Alphabet City, Casellula open for business

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On January 14, City of Asylum held the grand opening for their bookstore at Alphabet City, 40 W. North Ave. Henry Reese, co-founder and president of City of Asylum, said the weekend went “swimmingly,” with an outpouring of community participation and support during the event, which hosted over 1,000 people.

Reese said the bookstore has been receiving praise from booklovers in the city, as the store is home to the largest number of translated books in the United States. It also boasts the entire collection of the Library of America and books from publishers such as New Directions, Archipelago, Dalkey Archive, the New York Review of Books, Copper Canyon, and Ugly Duckling.

The books are mostly new, but there is “a selection of ‘pre-owned’ with low mileage. They will also offer a selection of first editions, including many Nobel Prize winners dating back 100 years,” according to an email sent out by COA.

“We’ve been trying to do this for a long time; it’s the realization of a dream,” Reese said.

The bookshelves are on tracks, to be moved out of the way and open up the 9,000 square foot space that can be utilized for meetings or private functions of up to 225 people.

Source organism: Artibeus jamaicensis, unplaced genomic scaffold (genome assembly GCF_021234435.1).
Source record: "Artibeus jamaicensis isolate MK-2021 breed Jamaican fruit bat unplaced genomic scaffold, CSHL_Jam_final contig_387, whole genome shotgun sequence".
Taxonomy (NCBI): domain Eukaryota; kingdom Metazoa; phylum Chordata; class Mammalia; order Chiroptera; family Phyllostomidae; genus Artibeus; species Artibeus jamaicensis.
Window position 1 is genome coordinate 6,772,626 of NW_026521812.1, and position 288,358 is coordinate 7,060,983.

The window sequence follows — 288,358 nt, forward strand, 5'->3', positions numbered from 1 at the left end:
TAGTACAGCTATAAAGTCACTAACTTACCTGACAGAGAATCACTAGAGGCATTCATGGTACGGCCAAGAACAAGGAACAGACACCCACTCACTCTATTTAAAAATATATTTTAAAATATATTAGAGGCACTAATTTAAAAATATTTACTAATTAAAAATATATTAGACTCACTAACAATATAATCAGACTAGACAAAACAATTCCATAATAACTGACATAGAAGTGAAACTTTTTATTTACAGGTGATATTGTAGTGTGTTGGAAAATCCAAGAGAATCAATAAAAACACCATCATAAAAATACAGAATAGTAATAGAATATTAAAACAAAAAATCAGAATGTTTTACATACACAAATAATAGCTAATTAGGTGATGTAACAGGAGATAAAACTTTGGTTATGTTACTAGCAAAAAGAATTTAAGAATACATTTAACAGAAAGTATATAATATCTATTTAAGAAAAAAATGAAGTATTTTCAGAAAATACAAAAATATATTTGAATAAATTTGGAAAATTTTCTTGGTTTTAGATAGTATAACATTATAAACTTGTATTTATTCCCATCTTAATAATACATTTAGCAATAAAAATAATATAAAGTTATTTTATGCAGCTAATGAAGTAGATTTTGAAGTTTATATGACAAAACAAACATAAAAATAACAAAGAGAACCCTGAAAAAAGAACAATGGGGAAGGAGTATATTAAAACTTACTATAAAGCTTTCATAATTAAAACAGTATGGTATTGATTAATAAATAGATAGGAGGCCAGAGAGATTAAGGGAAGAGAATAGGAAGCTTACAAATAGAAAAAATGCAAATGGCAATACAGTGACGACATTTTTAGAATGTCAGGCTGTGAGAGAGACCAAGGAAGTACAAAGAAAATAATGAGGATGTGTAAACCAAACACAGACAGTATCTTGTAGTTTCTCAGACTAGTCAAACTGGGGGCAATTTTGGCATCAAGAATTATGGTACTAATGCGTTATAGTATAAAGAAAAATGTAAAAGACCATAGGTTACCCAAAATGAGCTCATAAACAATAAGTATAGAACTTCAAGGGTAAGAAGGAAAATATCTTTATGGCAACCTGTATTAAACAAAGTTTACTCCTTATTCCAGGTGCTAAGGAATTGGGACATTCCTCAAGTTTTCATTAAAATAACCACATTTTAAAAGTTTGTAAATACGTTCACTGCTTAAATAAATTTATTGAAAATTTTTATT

“It’s different from other [book] stores in the city, and is complementary to City Books [located in Allegheny West],” Reese said. “The restaurant offers something different as well.”

Casellula, the wine and cheese restaurant that shares the first floor space with the bookstore, followed suit on January 28 after a series of soft opens. Owner Brian Keyser centers Casellula’s menu on cheeses that can be paired with fine wines, similar to the restaurants first location in Manhattan.  Keyser said during Friday and Saturday night, the restaurant was full and the “responses to the food was ecstatic.”
“I couldn’t have been happier,” Keyser said.

Reese said the partnership between Alphabet City and Keyser was sparked when Keyser was visiting friend Evan Mirapaul.

Keyser was on his way back from Nashville where he was looking at a second location for Casellula.
Mirapaul, the artist behind the Troy Hill art houses, introduced Keyser to COA co-founder and Reese’s wife Diane Samuels at an event, who in turn told Reese about Keyser. The next day, Keyser said he was getting ready to leave Pittsburgh when he got a phone call from a 412 number, and thinking it was Mirapual, he picked up and on the other line was Reese.

Instead of driving east back to New York, he went north and stopped to meet Reese and check out the Masonic Building, which was “a shell” of what it is today, Keyser said. With that meeting, the partnership was sealed.

City of Asylum now has its offices in the Masonic Building as well as a conference room below the first floor where community organizations and other groups are able to rent meeting space. Free Wi-Fi is available in the building, and Reese said new programs and events are being added every day. Above the first floor of the building are apartments for rent, two below market rate and six at market rate.

Casellula is currently open from 5-10 p.m. Sunday through Thursday, and 5-12 p.m. Friday and Saturday. Come spring, Keyser said the restaurant will open for lunch and brunch.

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